Ryan Theriot? We Said Meh. M-E-H, Meh.

Ryan Theriot gets his jersey dirty during the World Series. (Photo by Ezra Shaw/Getty Images)

When the list of players non-tendered contracts this winter became official earlier this month, Ryan Theriot's name did not jump out at me as someone the Mets should attempt to acquire. Rumor has it, however, that the Mets are among the teams considering Theriot for a spot on the roster. Such a rumor at this time of year may not mean anything at all, but it's just about the only thing that's been rumored about the Mets' roster since their flurry of activity at the winter meetings.

Theriot figured to make about $3.9 million in arbitration had the Cardinals tendered him a contract for next season, but they made the wise choice of non-tendering him instead. But there are some who think it's a great idea for the Mets. Jim Duquette, for example, loves that Theriot is "a gamer" who "plays the game the right way" and can play a bit at second, third, and short to give the Mets' starters some time off.

The thing is, though, that Theriot has been an awful hitter for the past two years. Between the 2010 and 2011 seasons, which he spent with the Cubs, Dodgers, and Cardinals, Theriot hit .270/.321/.325. His .646 OPS over that span pales in comparison to the low league averages at second base and shortstop, the two positions he's played.

As for fielding those positions, neither UZR nor DRS approve of his work at short over the past couple of years. At second base, he appears to be a passable or slightly above-average defender. The suggestion that he could spell David Wright occasionally at third base is without merit, as Theriot has played a whopping total of 55 innings at the position, all but one of which came in the 2007 season.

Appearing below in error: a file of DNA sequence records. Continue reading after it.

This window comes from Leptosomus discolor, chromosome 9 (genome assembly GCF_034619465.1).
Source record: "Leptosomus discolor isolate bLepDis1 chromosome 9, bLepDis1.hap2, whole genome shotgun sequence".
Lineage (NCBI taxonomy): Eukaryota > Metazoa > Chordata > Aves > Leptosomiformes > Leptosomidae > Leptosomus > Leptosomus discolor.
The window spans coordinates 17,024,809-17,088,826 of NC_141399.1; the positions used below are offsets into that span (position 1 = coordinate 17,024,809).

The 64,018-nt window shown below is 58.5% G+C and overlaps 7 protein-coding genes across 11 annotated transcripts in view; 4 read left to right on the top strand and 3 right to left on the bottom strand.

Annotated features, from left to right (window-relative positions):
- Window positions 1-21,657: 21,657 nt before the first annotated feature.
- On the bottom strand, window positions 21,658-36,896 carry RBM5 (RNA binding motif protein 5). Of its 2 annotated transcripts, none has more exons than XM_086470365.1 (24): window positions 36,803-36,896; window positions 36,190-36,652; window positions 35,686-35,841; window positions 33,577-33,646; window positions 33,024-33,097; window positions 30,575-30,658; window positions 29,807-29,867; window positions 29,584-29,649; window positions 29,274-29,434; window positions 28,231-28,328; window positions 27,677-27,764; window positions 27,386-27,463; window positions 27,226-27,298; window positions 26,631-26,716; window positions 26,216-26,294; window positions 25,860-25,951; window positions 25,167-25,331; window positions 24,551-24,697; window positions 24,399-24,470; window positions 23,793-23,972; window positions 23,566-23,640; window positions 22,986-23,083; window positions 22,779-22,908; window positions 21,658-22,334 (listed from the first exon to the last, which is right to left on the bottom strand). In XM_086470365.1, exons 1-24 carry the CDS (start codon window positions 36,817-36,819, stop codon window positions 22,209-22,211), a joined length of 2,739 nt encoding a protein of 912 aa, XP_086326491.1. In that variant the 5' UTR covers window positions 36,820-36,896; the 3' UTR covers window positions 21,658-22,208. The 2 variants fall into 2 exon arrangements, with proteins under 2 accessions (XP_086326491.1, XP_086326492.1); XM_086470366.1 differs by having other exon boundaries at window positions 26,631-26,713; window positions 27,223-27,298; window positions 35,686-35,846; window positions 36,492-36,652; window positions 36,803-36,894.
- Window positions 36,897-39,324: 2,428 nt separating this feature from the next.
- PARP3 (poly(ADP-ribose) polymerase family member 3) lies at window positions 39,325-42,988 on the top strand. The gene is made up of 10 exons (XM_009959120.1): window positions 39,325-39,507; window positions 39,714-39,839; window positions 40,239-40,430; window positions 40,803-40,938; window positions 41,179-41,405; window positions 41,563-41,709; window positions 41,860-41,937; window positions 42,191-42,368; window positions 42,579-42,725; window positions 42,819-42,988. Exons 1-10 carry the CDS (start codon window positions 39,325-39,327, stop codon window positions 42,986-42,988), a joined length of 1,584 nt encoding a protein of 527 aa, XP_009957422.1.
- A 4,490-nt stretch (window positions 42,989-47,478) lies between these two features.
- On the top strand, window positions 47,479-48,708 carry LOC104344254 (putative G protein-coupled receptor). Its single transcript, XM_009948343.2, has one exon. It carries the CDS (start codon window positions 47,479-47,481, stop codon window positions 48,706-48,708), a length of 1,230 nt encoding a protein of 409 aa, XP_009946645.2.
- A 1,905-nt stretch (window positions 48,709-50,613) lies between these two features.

It also looks like Theriot might have lost a step this year. He's never been incredibly successful at stealing bases, but he was caught stealing in six of his ten attempts, a significant drop in attempted stolen bases and a dreadful rate of failure. It could be coincidence, but his .296 BABIP, a low number compared to his career norm, might give some more weight to a little bit of a slowdown as he heads into his age thirty-two season. At any rate, he's certainly not going to be getting any faster.

The Mets do have some spots open on their bench, and the middle infielders in the organization beyond Ruben Tejada, Daniel Murphy, and Justin Turner are probably all starting the year in the minors. If Murphy gets the everyday job at second base, as he should, Theriot would be something of a more costly Turner clone on the bench. Unless he's willing to sign for one year and $1 million or less, bringing him to Queens wouldn't make a ton of sense.

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